JF, Copenhagen, Denmark

The Iran-Iraq War was one of the darkest episodes of the late 20th century. The story of a revolutionised and traumatised nation being attacked by an opportunist madman (Saddam). The role of the West in this war should never be underestimated, since it was them that supplied Saddam with the weapons that avoided his downright defeat. This created a monster that came back to bite them as he failed with Iran. The sacrifice Iranians brought to save their country is now in my opinion haunting not only Iraq but has put a strong destructive leash on the West for supporting Saddam in that uneven war.
Keyvan, UK London

I have always been sad to see the killings on both sides. I have Iraqi and Iranian friends. At the time the war broke we were all good friends studying in England, then we started to see divisions. I still feel the division between Arabs and Iranians despite the fact my son is married to an Iranian girl. My wish is for all peoples to be united as Muslims.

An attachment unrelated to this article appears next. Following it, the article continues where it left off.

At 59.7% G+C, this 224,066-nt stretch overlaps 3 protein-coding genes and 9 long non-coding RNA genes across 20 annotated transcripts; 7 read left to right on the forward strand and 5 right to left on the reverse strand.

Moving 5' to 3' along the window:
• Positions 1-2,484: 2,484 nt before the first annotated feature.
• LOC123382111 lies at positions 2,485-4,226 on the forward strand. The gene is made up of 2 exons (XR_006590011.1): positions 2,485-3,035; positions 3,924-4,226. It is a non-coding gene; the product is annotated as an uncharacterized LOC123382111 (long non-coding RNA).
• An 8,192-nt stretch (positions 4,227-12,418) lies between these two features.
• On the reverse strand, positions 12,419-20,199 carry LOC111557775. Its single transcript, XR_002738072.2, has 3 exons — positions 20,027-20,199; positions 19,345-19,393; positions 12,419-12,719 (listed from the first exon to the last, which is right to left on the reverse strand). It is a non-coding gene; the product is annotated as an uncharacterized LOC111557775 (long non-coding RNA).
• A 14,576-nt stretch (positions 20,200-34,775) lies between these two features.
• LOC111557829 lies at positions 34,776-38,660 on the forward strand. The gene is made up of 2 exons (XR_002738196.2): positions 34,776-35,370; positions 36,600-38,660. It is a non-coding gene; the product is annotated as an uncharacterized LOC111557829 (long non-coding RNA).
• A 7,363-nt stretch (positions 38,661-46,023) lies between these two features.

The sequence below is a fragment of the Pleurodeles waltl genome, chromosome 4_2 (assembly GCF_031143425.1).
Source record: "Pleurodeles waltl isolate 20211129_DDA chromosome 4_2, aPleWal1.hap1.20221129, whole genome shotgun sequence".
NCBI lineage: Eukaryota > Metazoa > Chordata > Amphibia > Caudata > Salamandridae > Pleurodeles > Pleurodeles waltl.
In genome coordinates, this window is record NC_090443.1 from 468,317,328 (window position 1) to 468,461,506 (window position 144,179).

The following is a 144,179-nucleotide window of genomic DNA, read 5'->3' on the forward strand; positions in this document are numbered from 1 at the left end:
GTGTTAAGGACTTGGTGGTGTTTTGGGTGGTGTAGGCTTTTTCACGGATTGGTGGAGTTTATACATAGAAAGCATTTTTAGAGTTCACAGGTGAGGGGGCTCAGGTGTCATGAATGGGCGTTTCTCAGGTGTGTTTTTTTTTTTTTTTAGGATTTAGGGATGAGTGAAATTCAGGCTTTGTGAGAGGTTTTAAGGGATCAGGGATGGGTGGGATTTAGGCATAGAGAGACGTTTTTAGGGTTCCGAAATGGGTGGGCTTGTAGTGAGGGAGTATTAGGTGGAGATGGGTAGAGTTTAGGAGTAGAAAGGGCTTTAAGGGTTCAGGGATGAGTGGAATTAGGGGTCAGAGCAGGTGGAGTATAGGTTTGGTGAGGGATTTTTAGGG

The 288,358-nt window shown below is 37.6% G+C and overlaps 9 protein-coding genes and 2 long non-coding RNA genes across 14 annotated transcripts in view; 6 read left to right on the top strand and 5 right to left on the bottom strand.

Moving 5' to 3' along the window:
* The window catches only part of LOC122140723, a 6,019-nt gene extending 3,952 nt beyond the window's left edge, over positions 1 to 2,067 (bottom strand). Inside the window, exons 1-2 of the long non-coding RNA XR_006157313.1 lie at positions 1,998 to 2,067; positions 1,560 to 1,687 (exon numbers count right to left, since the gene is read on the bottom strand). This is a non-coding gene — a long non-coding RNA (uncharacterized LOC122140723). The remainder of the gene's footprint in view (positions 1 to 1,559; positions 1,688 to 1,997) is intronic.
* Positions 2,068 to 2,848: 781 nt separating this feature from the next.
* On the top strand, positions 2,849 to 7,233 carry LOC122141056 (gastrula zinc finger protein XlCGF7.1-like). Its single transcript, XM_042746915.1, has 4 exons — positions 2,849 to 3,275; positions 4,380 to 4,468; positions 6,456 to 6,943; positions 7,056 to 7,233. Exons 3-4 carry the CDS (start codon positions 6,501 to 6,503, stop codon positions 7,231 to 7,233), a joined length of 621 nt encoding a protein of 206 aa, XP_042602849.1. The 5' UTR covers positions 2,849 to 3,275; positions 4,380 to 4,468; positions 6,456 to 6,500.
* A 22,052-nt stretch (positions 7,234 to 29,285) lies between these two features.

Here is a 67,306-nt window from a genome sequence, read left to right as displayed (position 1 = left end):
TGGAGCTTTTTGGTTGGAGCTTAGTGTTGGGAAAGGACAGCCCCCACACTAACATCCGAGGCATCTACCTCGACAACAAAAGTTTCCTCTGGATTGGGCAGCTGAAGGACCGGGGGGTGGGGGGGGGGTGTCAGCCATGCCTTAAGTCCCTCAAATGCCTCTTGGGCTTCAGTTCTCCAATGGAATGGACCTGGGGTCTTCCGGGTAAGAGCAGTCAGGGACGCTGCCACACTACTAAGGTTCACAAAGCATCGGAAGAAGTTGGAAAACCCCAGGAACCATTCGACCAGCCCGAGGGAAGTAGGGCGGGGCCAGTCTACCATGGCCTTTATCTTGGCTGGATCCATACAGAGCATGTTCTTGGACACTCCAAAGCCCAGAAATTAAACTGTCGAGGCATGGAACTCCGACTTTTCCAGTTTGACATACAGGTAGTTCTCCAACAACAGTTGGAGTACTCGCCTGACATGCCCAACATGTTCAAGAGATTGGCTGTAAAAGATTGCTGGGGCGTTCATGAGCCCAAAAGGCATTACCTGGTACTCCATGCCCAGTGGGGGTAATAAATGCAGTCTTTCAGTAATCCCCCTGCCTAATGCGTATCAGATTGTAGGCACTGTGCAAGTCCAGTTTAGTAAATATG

Ahmad Hmoud, Jordan/Swindon, UK

The naive comments seem to ignore the role of the EU and the US in the build up to the conflict and their role in sustaining it. The destruction of Iran and Iraq was the outcome of the war - neither country gained - but where is the analysis of the real gainers.. the US, Israel and the EU ?
Joseph, London UK